The NHS continues doing the same things over and over again expecting different results. A new approach and radically different way of thinking is needed.

This was the conclusion of a recent meeting of NHS leaders at The King’s Fund in London on ‘Understanding the challenges of patient flow’, hosted by Allocate Software.  Adding more beds, wards and staff will not fix capacity issues and will only add to costs and delays and frustration. Time and again the NHS has tried this and time and again throwing more money at the problem has failed to solve the fundamental issue.

Enter the concept of patient flow. This is now gaining real traction in the NHS amid a growing recognition that the smooth transfer of patients through the care system can not only ease congestion but also save lives and money.

‘Getting control of patient and workflow processes is now a priority for trusts in solving capacity issues and waiting time targets,’ said Dave Nurse, director of patient flow at Allocate Software.

Nurse told delegates that NHS discharge processes are largely antiquated so bed shortages are inevitable.

‘It is widely recognised that 10% of patients account for 70% of bed days and half of these patients experience a delayed discharge. The vast majority of delays are avoidable and predictable,’ he said.

‘Hospitals hold a wealth of data about patients so even at the admissions stage it should be apparent what issues might prevent a patient being discharged on time and so measures taken to resolve these long before the patient is ready to leave hospital. Often discharge planning doesn’t start until the patient is well enough to leave, whereas it must be part of the initial admissions assessment process.’

Other notable speakers included Sasha Karakusevic of Nuffield Trust, co-author of a report in October 2016 ‘Understanding Patient Flow in Hospitals’, which draws parallels between road traffic congestion and the flow of patients through the care system. It concludes that using IT systems to track bed use and flow will help crack congestion in hospitals.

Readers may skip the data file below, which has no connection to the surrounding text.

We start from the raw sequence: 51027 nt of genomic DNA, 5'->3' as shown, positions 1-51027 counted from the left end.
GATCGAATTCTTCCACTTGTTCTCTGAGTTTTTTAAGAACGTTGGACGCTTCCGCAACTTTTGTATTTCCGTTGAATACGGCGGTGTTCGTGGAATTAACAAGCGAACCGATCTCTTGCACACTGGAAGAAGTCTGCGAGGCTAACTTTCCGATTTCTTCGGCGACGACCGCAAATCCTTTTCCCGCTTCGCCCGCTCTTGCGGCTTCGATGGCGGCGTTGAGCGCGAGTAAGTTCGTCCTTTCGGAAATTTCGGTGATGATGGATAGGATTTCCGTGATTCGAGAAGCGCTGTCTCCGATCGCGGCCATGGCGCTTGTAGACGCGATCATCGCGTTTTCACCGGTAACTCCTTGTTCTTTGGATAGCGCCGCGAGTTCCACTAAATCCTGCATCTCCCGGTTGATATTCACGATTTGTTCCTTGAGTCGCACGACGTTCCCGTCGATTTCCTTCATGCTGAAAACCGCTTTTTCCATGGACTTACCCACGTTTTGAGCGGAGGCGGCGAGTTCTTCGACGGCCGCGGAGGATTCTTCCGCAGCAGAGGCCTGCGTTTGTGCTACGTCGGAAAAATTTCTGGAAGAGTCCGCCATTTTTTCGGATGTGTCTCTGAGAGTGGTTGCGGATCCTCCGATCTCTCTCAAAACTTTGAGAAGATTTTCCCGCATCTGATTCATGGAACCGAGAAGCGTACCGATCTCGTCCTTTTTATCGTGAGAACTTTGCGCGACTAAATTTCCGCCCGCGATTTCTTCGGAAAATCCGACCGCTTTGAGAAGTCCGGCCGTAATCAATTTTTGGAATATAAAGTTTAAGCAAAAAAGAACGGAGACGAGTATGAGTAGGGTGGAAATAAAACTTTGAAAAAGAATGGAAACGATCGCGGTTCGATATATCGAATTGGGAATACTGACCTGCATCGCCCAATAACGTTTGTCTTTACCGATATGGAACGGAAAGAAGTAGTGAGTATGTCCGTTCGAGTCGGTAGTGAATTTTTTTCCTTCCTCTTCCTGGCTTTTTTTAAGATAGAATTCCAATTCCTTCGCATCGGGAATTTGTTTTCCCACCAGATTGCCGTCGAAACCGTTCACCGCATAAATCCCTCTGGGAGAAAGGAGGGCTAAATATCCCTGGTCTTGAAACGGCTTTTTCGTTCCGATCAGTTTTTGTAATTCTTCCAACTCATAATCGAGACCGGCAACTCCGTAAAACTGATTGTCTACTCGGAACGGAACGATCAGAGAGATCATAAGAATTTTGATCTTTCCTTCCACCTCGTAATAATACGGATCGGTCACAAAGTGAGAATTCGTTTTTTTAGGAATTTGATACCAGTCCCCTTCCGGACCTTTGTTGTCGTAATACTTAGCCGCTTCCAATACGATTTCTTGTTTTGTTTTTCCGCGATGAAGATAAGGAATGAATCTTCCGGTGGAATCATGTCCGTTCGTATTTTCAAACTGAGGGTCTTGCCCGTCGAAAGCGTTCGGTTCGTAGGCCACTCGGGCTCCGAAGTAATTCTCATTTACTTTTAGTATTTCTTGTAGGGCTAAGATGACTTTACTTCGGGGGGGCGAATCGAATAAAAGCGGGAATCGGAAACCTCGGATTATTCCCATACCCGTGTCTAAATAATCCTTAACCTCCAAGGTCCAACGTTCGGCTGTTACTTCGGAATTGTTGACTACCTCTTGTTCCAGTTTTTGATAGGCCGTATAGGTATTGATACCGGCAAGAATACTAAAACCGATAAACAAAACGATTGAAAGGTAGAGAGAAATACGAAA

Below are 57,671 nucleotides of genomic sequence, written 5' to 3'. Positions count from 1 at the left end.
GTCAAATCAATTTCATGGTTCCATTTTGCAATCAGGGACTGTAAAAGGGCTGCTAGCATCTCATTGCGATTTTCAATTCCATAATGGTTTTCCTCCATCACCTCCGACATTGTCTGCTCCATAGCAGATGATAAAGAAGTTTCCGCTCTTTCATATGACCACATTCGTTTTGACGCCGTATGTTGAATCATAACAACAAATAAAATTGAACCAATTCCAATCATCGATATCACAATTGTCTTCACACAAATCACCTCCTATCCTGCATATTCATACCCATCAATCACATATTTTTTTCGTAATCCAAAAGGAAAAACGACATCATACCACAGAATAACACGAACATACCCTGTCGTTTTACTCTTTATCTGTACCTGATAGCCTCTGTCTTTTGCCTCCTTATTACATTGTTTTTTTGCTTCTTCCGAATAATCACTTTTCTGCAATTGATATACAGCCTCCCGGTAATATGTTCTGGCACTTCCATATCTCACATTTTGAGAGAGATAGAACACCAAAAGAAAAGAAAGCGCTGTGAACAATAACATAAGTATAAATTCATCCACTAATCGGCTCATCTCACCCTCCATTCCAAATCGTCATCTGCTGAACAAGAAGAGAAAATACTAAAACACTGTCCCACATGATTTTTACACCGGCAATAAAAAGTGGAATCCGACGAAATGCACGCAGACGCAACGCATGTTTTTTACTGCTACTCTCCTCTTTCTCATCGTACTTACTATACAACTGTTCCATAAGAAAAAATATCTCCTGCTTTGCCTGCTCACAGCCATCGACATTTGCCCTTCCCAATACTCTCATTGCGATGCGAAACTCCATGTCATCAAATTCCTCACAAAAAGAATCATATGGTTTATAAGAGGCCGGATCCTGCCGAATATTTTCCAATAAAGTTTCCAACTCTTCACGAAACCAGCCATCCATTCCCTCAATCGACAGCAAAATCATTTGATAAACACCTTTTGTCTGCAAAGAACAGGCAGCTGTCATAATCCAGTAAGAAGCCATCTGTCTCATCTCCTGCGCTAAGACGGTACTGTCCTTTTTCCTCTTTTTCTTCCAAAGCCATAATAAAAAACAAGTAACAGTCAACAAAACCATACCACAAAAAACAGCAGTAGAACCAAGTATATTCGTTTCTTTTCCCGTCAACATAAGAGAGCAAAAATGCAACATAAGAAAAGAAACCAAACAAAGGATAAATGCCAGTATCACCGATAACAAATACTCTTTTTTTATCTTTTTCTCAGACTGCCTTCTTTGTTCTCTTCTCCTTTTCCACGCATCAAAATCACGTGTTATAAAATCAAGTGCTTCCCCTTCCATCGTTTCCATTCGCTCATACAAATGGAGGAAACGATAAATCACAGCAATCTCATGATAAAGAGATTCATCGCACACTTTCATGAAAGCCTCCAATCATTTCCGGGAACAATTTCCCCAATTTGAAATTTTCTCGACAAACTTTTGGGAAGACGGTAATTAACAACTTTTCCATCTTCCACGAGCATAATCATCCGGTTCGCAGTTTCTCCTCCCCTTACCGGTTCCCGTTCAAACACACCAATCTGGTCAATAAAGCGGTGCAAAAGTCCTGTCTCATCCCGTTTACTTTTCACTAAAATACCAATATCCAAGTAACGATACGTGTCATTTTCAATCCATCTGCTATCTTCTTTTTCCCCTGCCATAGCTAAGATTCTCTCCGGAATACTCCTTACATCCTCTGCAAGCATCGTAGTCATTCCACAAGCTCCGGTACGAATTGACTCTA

‘Obtaining, analysing and using data to improve patient flow is going to be far cheaper than building extra capacity or simply introducing more beds,’ Karakusevic said.

‘One size does not fit all. Different types and sizes of hospitals require different flow models.’

Dave Nurse says that it is clear from the ensuing discussions that there is an appetite and demand for systems to track “discharge readiness”.

‘Having the tools to identify and remove blockages in real time can dramatically reduce length of stay,’ he said. ‘The smooth transfer of patients between care settings and between acute and social care removes congestion, reduces frustration for patients and staff, and cuts costs. The basic principles are identical to those employed in other industries to increase efficiency and reduce costs.

‘With the knowledge we already hold about patients and their past care needs, we can better plan and integrate acute and post-acute care. Too often this vital information is locked away or simply overlooked,’ Nurse said. 

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